America Nomads: Travels with Lost Conquistadors, Mountain Men, Cowboys, Indians, Hoboes, Truckers, and Bullriders

By Richard Grant

nomadsSpanning centuries of history, and chronicling the ways of historical and current American wanderers, American Nomads is a fascinating, even thrilling read.

For history buffs there are tales of exploration and discovery. Travel with Cabeza de Vaca, a Spanish conquistador turned Indian trader turned advocate for the rights of indigenous people. By the time his solo journeys in the American South ended, he had been enslaved twice, traveled thousands of miles on foot, and was the first westerner to see much of the current United States.

Mountain men are prominent in the book. Fascinating to me was the story of Joe Walker’s expedition of 1833. This unusually hardy group had the nerve to cross the Sierras in winter and was the first white expedition that saw Yosemite Valley. After arriving in the Mexican territory’s capital, Monterrey, the group was welcome and Walker was offered a vast tract of land to settle. He turned down certain wealth and wandered for decades more, never settling down.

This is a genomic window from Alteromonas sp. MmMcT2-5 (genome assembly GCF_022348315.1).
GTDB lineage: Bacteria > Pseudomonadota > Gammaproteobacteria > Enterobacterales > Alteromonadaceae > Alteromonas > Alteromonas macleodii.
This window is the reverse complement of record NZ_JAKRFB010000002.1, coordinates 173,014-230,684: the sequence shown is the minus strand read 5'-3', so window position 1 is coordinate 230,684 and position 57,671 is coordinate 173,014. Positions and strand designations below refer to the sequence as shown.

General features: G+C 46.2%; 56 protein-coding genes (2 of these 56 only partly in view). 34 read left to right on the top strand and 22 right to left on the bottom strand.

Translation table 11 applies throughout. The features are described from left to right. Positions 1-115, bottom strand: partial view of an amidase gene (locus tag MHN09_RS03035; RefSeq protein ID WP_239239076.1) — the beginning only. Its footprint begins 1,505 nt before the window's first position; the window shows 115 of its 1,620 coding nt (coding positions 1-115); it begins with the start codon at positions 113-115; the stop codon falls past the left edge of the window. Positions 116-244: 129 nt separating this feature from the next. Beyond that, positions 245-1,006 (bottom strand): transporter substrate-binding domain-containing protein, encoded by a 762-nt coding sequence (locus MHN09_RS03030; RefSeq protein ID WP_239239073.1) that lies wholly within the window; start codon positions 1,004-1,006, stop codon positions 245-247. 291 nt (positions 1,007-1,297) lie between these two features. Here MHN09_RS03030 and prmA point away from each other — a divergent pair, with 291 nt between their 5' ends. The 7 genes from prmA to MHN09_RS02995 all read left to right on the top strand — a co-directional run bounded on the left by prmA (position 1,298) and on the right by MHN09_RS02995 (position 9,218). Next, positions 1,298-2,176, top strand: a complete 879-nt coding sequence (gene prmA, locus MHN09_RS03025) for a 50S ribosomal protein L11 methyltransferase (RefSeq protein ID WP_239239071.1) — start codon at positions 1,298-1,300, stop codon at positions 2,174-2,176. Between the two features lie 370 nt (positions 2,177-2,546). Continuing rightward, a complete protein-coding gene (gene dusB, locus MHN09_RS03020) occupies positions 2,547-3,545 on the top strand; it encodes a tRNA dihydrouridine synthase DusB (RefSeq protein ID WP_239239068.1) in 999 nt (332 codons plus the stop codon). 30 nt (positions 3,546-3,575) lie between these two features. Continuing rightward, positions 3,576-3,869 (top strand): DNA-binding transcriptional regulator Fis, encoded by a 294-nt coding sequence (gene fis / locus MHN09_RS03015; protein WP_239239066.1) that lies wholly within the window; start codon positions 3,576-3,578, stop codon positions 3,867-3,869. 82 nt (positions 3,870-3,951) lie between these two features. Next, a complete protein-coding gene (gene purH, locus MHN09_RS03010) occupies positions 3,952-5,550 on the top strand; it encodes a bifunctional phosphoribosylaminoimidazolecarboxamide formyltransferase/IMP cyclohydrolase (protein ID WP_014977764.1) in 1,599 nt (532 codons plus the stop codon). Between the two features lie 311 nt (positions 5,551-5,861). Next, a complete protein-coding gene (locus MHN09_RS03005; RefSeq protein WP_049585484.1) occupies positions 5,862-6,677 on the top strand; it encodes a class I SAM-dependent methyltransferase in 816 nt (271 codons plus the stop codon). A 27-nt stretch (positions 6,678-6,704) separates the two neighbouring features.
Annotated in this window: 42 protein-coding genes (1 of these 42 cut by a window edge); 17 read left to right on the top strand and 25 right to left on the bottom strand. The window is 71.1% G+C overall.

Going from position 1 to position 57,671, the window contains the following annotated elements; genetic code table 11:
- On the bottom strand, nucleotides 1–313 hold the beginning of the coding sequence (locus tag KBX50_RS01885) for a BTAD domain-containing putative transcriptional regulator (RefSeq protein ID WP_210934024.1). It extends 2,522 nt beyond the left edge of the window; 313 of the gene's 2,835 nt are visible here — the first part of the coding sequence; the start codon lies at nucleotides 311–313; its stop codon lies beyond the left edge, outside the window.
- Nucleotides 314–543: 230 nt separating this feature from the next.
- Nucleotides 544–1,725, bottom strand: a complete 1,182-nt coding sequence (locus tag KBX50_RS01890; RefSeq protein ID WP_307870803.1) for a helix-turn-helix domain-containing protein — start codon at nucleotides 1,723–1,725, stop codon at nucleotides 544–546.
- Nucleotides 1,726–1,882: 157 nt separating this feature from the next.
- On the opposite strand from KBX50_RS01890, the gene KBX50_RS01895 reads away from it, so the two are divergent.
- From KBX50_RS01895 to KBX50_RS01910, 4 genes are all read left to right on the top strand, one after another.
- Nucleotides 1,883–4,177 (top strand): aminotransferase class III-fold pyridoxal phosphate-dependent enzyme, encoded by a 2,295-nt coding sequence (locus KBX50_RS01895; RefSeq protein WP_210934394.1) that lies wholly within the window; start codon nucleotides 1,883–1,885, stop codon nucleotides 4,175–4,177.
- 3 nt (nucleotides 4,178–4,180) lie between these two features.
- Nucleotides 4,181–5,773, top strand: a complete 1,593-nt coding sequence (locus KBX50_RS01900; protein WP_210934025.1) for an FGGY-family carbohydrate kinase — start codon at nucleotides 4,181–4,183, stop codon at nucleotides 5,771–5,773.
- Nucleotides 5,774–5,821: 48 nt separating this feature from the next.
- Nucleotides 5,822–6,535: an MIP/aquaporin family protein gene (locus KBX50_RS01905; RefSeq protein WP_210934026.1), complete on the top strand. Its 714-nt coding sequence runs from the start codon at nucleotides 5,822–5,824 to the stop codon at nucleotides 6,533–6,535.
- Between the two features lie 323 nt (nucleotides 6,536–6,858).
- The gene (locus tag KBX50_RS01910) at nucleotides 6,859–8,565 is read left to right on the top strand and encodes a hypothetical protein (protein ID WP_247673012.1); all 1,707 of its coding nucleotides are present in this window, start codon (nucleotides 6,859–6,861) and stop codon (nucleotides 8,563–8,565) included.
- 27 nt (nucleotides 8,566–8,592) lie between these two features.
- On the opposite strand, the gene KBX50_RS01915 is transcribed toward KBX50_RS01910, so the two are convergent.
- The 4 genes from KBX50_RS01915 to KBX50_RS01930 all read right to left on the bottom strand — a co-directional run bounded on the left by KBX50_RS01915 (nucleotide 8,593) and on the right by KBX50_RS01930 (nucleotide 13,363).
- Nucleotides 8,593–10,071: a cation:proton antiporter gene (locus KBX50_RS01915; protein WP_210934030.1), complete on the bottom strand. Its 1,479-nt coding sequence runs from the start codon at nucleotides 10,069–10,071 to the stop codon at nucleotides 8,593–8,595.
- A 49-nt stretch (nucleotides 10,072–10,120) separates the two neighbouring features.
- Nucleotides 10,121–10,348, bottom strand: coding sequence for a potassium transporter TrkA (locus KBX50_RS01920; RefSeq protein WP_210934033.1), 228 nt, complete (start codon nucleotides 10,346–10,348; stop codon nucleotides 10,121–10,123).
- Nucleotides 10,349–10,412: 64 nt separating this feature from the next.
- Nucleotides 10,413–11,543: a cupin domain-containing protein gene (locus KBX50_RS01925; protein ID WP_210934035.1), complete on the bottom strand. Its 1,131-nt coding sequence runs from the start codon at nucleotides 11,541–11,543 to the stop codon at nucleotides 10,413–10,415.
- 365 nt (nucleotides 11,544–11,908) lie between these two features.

Grant’s nicely researched chapter on Native American groups like Apaches, Comanches and Sioux paints a more complete picture of these often-stereotyped groups. Within 100 years of the introduction of the horse to North America, these natives completely adopted a nomadic way of life, often traveling great distances in search of Buffalo, or sedentary groups to raid. So proud were these warriors that they disdained walking and would ride very short distances across camp.

The author goes on to chronicle modern groups like the Rainbow family, Freight Train Riders of America, and desert snowbird retirees who live in RVs full time and build tight-knit communities that constantly disband and regroup.

The author himself is a wanderer, and only reluctantly plants himself in one place for very long. Having grown up in several nations, he’s British by nationality and settled in the United States because of the opportunities for wide-open travel here.